Today, retail is all about delivering a memorable experience and stores that fail to meet that expectation inevitably fall behind. The cost of a poor experience is not very cheap either – it directly results in lost revenue, lost customers, and higher recruitment costs.
Blaming your frontline sales team for underperforming is like blaming the oven when your bread fails to rise. As a sales leader, it's your responsibility to ensure that your associates are well-equipped with everything they need to succeed in their roles. This means, looking at the bigger picture and providing the right training.
Retail experience suffers primarily due to sales reps who have not been properly taught the nuances of their roles. Because this role has always been considered as entry-level, the candidates who apply for this role lack the experience and sales skills needed to thrive. The complex products and systems of the telco industry don’t help in making their lives easier either. Additionally, retail is cursed with a high turnover rate, further complicating matters.
So, how do you navigate these challenges and come up with an effective training program that results in great customer experience, higher customer loyalty, and increased customer retention?
Statflo’s Enterprise Customer Success Manager, Sam Wagar, co-hosted a webinar with Will Gibson, VP Marketing and Amplifier at Maplewave, to talk about the different aspects of a strong training program in retail. Armed with a versatile experience in telco retail training and coaching, Will and Sam shared their expertise on creating the perfect training program for retail reps.
Don’t have the time to listen to the entire conversation? Here are the main takeaways for designing the perfect retail training program:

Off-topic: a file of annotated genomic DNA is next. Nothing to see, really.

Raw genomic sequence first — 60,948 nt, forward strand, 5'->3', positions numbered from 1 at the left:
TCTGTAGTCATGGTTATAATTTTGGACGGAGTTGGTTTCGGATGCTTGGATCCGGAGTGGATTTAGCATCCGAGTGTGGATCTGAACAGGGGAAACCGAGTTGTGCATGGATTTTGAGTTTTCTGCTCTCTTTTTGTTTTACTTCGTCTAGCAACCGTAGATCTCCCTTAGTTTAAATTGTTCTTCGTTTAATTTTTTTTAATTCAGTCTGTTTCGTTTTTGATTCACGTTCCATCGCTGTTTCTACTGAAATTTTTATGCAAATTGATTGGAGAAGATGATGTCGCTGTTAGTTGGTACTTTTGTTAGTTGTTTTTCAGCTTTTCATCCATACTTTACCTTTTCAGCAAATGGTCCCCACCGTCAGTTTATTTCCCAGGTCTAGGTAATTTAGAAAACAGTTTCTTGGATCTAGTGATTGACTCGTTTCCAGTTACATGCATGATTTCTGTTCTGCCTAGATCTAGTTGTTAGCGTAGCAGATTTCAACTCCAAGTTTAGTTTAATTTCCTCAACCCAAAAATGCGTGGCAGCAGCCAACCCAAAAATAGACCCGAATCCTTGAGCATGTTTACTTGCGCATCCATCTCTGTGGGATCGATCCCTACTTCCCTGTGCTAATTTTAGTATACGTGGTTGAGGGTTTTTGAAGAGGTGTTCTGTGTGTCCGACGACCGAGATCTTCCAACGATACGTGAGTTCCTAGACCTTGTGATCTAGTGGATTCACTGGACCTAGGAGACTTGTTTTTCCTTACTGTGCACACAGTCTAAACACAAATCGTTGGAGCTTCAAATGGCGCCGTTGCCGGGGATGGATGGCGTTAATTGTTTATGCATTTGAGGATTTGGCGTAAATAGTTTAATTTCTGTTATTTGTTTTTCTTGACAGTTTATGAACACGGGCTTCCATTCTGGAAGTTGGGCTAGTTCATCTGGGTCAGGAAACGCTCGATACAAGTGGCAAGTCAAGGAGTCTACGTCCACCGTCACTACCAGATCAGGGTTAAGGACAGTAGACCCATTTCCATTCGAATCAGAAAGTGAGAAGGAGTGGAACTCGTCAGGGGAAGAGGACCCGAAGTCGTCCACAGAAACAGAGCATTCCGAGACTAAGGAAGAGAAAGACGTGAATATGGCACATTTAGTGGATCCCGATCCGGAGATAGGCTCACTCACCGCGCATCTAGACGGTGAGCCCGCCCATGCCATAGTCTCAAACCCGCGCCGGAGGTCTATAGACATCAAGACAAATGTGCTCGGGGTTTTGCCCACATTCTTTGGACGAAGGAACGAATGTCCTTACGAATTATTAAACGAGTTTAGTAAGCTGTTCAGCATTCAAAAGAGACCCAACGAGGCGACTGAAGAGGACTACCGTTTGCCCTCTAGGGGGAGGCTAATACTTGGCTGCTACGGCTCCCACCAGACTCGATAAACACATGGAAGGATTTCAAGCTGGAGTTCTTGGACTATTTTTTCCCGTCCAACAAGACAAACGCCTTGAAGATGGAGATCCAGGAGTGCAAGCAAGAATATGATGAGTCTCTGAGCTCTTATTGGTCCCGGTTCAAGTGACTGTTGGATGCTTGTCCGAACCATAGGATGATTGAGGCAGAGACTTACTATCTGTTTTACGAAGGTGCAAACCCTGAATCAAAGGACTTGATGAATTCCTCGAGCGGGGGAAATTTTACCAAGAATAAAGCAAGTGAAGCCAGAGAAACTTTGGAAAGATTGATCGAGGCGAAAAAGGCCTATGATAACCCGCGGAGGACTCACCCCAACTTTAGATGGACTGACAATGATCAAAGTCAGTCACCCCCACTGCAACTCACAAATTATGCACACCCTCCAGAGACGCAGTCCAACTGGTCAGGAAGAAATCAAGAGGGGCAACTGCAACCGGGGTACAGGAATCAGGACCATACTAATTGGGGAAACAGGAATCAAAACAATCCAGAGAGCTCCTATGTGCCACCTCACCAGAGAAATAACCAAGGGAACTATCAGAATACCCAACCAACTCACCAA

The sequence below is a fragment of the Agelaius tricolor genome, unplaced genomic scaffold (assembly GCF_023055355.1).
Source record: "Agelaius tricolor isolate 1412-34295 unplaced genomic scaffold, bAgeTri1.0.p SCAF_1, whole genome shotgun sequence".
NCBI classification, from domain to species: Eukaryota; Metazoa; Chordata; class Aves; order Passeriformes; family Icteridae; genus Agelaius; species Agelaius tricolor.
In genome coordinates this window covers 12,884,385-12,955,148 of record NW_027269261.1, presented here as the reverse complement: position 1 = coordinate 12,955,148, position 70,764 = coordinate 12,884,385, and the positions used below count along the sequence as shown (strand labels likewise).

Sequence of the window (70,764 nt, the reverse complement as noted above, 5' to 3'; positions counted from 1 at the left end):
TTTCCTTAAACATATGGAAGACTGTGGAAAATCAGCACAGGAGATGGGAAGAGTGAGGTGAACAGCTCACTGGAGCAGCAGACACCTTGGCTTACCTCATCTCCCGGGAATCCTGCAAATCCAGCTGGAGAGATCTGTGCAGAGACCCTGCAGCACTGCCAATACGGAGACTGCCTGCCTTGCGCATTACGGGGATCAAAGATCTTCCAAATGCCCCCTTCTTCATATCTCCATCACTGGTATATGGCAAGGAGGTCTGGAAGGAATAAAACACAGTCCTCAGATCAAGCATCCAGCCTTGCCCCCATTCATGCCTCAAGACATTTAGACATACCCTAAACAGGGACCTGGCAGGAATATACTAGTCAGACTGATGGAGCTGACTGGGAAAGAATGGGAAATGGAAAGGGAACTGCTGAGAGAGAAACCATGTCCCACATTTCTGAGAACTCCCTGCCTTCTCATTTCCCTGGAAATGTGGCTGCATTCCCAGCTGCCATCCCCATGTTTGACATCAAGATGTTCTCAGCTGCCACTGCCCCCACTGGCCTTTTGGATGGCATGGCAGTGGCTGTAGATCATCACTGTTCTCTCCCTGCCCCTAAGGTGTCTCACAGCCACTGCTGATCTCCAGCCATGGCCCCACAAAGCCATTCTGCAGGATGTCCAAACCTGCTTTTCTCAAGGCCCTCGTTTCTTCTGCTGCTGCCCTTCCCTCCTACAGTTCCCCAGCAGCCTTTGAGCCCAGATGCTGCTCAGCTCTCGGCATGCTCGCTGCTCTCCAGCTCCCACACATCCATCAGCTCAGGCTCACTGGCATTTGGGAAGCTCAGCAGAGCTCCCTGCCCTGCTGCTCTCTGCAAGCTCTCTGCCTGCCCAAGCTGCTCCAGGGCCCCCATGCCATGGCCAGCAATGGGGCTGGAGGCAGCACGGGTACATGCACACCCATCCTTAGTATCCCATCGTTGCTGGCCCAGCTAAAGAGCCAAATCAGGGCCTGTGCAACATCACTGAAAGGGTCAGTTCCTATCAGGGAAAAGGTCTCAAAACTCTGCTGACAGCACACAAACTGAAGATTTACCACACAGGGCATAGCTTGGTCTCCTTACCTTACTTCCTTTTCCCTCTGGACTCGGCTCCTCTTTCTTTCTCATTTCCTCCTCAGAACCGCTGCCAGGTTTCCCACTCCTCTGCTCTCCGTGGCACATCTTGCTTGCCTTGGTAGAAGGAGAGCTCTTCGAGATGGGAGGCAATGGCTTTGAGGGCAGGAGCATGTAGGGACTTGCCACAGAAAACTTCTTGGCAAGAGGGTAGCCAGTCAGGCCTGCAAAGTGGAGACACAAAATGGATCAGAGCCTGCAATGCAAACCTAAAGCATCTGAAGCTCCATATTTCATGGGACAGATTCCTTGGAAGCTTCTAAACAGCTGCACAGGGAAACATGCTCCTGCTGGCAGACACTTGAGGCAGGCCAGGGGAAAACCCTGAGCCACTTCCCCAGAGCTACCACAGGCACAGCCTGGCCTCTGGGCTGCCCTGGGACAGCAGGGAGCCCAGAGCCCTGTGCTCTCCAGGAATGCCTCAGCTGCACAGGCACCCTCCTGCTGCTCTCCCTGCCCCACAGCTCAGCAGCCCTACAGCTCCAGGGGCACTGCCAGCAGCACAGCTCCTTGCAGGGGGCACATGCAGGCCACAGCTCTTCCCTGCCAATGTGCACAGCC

Most retail training strategies fail to outline a clear career path for their young sales reps. To motivate newcomers, be sure to clearly articulate potential growth opportunities, tips on how to climb the hierarchical ladder, and potential financial gain should they be successful in their roles.
Focus on creating a structured induction experience by implementing a well-thought-out onboarding process. With simple steps like assigning buddies, getting everything ready before their first day, and trying to make them comfortable in their new surroundings, you can make a great first impression on your salespeople during their initial days.
Sending out an email or sharing a PowerPoint presentation once a year about the latest developments in your industry does not suffice. You need to engage your reps and make sure they understand the implications of these developments. Incentivizing and gamifying refresher training courses and providing e-learning opportunities can be some of the ways to make this exercise fun for all.
It is critical to inculcate a problem-solving attitude and an obsession with building rapport with your customers. These two skills are fundamental to a successful salesperson. By taking a consultative approach and keeping in mind the best interests of the customer, reps will inevitably outperform their peers who take a "hard sell" approach.
“When you teach the reps to instinctively understand, interpret and give the right reaction to the nuances of the customer’s body language, they can seize the opportunity and use their industry knowledge to make the sale. An effective sales training is all about emphasizing the human aspect of the interactions.” - Will Gibson
Outdated systems and complicated infrastructure often result in a poor customer experience. Investing in flexible systems and leveraging the power of tech inside the retail stores will set your sales rep up for success and make their jobs a lot easier.